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Building property through super – A simple strategy Posted on October 9, 2018
The Retirement Strategy
An investor finds a property they’d like to live in during their retirement. They use money in their self-managed super fund as a deposit and enter into a limited recourse borrowing arrangement to complete the transaction when the property development is completed.
While the property is owned by the super fund it’s rented to third parties for a market-based rent.
Upon retirement the SMSF members start a pension and sell their current family home. They then use the proceeds from the sale of their home to buy the property from their SMSF at market rates.
The sale of the SMSF-held property is capital gains tax free because the fund is in pension phase. When the transaction is complete the super fund has liquid assets to pay their retirement income.
It’s a simple straightforward strategy.
They love the beach about two hours’ drive from their home and think that retiring there would be perfect.
They find a property developer who is selling small blocks of land with a new two-bedroom house for $350,000 each. They use $150,000 in their super fund, which also borrows $200,000 over 20 years. Current loan repayments would be about $1600 per month.
Ideally they would like to have someone rent the property long-term but if failing that they would rent it out during summer holidays.
Each year, Jack and Sally’s employers contribute $10,800 per annum – $9180 or $765 a month after tax – to their SMSF. The remaining $50,000 in their super assets will earn another $200 a month. In total their super fund has an income of $965 a month.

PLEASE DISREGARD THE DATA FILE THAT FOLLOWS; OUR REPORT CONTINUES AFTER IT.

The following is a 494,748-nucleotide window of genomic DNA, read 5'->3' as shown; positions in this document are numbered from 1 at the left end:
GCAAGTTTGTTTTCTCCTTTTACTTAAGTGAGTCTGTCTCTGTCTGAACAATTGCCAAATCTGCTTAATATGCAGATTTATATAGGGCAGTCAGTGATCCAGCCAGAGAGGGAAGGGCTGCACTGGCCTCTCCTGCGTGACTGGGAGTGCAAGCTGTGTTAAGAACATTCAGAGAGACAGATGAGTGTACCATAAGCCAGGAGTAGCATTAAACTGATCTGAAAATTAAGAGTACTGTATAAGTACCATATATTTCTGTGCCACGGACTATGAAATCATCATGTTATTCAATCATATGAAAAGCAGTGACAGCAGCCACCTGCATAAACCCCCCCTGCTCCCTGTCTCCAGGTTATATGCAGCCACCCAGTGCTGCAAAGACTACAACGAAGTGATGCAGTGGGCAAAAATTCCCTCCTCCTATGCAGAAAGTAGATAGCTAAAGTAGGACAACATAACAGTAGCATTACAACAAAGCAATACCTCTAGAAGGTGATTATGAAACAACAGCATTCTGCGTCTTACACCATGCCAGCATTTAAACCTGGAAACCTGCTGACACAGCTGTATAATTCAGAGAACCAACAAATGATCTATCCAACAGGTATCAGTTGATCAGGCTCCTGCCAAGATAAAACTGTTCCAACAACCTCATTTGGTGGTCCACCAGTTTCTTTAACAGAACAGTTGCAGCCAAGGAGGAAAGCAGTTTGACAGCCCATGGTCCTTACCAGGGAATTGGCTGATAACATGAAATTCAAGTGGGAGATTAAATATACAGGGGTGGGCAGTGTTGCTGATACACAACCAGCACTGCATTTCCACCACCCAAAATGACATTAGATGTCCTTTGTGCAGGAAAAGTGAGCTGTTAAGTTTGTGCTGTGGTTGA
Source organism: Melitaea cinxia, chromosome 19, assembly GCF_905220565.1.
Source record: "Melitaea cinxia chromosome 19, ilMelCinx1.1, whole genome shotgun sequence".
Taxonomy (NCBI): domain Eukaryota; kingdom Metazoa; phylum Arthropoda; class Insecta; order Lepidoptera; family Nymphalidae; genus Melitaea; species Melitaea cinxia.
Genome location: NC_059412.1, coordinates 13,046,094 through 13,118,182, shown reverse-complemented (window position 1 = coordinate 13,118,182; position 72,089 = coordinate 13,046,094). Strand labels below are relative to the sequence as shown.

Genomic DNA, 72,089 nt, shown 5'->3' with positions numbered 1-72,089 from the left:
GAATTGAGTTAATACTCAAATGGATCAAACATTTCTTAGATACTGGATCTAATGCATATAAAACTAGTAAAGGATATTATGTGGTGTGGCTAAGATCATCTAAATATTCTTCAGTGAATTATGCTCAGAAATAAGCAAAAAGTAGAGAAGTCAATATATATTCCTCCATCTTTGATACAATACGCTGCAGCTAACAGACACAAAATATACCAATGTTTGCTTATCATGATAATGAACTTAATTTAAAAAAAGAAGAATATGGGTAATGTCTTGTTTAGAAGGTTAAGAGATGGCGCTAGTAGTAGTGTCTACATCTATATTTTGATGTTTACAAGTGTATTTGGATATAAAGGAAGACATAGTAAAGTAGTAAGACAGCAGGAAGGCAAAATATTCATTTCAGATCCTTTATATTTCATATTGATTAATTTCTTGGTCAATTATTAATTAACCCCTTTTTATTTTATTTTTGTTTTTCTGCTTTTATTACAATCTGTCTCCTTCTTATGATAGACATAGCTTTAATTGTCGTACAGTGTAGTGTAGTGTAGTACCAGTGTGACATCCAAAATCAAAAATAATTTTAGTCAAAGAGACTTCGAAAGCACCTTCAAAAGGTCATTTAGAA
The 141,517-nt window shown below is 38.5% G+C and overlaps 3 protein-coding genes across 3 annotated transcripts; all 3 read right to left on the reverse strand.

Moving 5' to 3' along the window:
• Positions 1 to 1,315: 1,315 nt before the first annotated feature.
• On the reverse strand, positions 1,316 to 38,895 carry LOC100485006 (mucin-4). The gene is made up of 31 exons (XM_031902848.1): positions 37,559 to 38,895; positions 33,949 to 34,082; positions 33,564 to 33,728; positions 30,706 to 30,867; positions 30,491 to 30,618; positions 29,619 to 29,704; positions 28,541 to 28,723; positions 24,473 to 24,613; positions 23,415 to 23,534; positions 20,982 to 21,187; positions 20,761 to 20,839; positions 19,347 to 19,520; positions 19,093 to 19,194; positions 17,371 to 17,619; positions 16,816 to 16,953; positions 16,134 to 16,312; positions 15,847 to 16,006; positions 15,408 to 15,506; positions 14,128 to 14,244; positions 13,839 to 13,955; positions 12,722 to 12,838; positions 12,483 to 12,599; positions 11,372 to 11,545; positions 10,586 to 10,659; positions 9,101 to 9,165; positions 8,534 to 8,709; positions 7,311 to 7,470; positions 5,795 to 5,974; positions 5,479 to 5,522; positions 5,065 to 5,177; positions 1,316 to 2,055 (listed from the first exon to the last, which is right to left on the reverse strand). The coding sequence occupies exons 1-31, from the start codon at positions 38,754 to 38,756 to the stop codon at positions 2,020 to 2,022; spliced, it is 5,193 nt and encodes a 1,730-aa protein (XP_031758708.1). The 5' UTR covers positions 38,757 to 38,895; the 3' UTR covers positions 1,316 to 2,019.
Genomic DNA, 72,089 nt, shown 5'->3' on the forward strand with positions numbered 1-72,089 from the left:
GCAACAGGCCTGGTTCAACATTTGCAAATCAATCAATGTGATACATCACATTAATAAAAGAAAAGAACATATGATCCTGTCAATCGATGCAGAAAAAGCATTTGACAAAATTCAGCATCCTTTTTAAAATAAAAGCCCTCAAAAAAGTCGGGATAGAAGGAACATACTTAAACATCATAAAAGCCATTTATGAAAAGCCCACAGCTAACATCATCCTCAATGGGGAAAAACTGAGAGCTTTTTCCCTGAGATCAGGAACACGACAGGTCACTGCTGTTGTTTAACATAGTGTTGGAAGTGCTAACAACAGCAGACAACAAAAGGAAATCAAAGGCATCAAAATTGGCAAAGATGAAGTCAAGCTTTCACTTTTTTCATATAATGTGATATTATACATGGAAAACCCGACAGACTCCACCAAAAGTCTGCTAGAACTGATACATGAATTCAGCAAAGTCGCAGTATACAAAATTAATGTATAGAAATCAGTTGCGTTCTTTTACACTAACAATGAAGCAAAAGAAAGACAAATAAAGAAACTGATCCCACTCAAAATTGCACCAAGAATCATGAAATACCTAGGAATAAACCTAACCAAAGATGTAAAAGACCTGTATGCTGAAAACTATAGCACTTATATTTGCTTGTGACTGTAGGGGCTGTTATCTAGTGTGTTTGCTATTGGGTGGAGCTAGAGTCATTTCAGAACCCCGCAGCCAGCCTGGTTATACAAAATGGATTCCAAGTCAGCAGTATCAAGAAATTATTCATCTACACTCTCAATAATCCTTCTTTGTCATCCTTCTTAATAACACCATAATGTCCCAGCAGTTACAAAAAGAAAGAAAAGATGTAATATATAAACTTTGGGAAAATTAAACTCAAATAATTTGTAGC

Each month they need net rental income of $635 ($7620 a year) to make the strategy work. They will also need between $2000 to $3000 to have their super fund’s accounts, annual return and audit completed.
So in all they need $10,600 a year rental income to make the strategy work. They would expect a long-term renter would pay them $300 per week or $15,600 a year.
With holiday rentals they think they could earn about $12,000 a year.
As you can see it’s an evenly balanced transaction. All they would need is falling rental yields or no rent or higher interest rates and they would find life tough. They could help this process by contributing non-concessional contributions to super each year.
They could make life simpler if they had only a $100,000 to $125,000 loan in the super fund.
Let’s assume they enter into the transaction any they’re now retired.
In 20 years’ time their home would be worth $1.5 million and is debt free. The market value of the super fund’s property is $1 million and the loan has been repaid.
After the super fund’s loan was repaid the asset was transferred from the holding trust to the super fund.
They start two pensions in their super fund.
Jack and Sally sell their home and use some of the proceeds to buy their retirement home for the market value that, under rules that will be in place from July 1, have to be determined by a qualified independent valuer.
After they complete the purchase of the new home they invest their super funds in a range of appropriate securities that generate sufficient retirement income.
This is a simple yet potentially highly effective strategy for many people.